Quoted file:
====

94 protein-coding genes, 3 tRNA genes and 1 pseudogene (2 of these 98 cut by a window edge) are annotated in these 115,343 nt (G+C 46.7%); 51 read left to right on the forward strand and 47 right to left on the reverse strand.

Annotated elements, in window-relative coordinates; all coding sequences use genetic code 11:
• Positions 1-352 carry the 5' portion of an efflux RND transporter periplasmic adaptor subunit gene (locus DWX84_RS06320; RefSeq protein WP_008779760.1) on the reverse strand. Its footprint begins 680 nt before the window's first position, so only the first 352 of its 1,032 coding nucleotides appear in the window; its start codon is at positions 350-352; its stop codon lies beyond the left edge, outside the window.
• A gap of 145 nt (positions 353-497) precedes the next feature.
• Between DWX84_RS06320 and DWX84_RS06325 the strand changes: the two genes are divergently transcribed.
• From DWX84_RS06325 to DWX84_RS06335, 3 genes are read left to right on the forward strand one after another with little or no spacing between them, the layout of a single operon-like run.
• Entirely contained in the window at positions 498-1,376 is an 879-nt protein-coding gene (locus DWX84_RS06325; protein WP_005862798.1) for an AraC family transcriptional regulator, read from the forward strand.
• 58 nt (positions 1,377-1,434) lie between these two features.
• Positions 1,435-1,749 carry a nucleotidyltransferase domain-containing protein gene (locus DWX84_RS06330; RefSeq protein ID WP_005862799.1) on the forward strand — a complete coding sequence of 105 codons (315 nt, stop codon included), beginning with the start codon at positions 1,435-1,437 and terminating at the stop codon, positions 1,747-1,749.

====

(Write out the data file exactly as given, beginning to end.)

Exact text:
94 protein-coding genes, 3 tRNA genes and 1 pseudogene (2 of these 98 cut by a window edge) are annotated in these 115,343 nt (G+C 46.7%); 51 read left to right on the forward strand and 47 right to left on the reverse strand.

Annotated elements, in window-relative coordinates; all coding sequences use genetic code 11:
• Positions 1-352 carry the 5' portion of an efflux RND transporter periplasmic adaptor subunit gene (locus DWX84_RS06320; RefSeq protein WP_008779760.1) on the reverse strand. Its footprint begins 680 nt before the window's first position, so only the first 352 of its 1,032 coding nucleotides appear in the window; its start codon is at positions 350-352; its stop codon lies beyond the left edge, outside the window.
• A gap of 145 nt (positions 353-497) precedes the next feature.
• Between DWX84_RS06320 and DWX84_RS06325 the strand changes: the two genes are divergently transcribed.
• From DWX84_RS06325 to DWX84_RS06335, 3 genes are read left to right on the forward strand one after another with little or no spacing between them, the layout of a single operon-like run.
• Entirely contained in the window at positions 498-1,376 is an 879-nt protein-coding gene (locus DWX84_RS06325; protein WP_005862798.1) for an AraC family transcriptional regulator, read from the forward strand.
• 58 nt (positions 1,377-1,434) lie between these two features.
• Positions 1,435-1,749 carry a nucleotidyltransferase domain-containing protein gene (locus DWX84_RS06330; RefSeq protein ID WP_005862799.1) on the forward strand — a complete coding sequence of 105 codons (315 nt, stop codon included), beginning with the start codon at positions 1,435-1,437 and terminating at the stop codon, positions 1,747-1,749.